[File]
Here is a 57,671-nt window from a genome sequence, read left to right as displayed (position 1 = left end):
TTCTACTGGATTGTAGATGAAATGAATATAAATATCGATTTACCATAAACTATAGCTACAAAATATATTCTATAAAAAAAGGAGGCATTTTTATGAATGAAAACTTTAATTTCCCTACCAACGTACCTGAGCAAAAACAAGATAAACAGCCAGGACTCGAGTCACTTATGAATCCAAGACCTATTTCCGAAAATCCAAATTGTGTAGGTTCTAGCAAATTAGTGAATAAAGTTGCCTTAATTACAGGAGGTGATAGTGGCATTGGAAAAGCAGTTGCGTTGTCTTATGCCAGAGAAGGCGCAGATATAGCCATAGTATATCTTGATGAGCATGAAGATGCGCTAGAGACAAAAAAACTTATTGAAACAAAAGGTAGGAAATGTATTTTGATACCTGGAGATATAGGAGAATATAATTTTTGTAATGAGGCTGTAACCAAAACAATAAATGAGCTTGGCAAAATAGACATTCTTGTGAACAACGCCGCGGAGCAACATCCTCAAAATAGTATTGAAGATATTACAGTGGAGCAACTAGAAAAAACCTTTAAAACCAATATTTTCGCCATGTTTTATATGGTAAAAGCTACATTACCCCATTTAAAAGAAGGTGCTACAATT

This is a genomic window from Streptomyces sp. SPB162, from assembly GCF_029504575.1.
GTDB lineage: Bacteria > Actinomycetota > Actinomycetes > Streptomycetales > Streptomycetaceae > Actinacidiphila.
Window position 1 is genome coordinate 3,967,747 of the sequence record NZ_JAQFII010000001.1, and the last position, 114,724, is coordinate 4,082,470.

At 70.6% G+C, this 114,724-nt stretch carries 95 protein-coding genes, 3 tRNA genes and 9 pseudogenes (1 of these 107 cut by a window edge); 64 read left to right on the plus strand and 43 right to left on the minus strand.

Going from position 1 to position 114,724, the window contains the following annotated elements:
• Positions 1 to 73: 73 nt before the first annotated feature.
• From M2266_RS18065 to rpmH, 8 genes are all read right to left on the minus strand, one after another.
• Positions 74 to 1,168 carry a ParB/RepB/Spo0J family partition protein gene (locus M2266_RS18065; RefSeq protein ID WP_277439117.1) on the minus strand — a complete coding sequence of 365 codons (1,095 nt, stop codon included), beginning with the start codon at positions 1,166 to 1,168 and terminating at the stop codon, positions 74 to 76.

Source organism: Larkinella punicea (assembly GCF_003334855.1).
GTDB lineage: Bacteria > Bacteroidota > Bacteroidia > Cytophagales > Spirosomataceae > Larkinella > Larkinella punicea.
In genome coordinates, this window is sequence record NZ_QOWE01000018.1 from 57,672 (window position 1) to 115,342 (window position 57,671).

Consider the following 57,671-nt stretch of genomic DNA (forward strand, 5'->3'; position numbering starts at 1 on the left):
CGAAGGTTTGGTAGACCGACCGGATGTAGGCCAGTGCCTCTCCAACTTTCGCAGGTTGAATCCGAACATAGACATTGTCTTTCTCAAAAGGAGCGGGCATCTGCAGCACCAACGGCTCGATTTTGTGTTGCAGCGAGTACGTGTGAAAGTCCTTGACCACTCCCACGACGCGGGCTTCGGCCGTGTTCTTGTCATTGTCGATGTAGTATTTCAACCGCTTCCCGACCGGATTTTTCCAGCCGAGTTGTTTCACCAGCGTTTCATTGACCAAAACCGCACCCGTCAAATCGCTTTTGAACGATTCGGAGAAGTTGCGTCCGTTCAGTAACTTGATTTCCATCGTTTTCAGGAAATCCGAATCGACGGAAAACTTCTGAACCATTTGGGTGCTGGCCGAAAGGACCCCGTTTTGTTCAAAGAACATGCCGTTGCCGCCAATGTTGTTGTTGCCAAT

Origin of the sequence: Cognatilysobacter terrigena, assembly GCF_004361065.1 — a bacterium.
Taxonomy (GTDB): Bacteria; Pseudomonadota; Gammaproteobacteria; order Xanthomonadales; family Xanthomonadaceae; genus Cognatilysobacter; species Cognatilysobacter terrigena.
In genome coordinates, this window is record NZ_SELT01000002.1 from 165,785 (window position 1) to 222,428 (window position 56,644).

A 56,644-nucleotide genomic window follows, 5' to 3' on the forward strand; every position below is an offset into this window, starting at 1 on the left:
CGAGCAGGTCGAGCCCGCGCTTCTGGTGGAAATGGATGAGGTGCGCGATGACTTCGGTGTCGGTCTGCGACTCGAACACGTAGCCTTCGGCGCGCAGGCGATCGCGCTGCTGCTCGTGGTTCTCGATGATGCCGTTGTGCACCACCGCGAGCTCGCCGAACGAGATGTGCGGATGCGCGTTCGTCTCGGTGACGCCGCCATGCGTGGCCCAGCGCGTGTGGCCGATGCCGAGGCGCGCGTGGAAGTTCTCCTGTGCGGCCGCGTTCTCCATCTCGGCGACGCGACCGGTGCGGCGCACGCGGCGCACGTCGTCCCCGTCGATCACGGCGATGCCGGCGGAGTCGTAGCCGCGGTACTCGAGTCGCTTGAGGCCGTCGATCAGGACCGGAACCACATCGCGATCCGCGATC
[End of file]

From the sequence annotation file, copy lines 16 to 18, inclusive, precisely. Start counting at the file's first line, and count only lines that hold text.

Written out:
Origin of the sequence: Cognatilysobacter terrigena, assembly GCF_004361065.1 — a bacterium.
Taxonomy (GTDB): Bacteria; Pseudomonadota; Gammaproteobacteria; order Xanthomonadales; family Xanthomonadaceae; genus Cognatilysobacter; species Cognatilysobacter terrigena.
In genome coordinates, this window is record NZ_SELT01000002.1 from 165,785 (window position 1) to 222,428 (window position 56,644).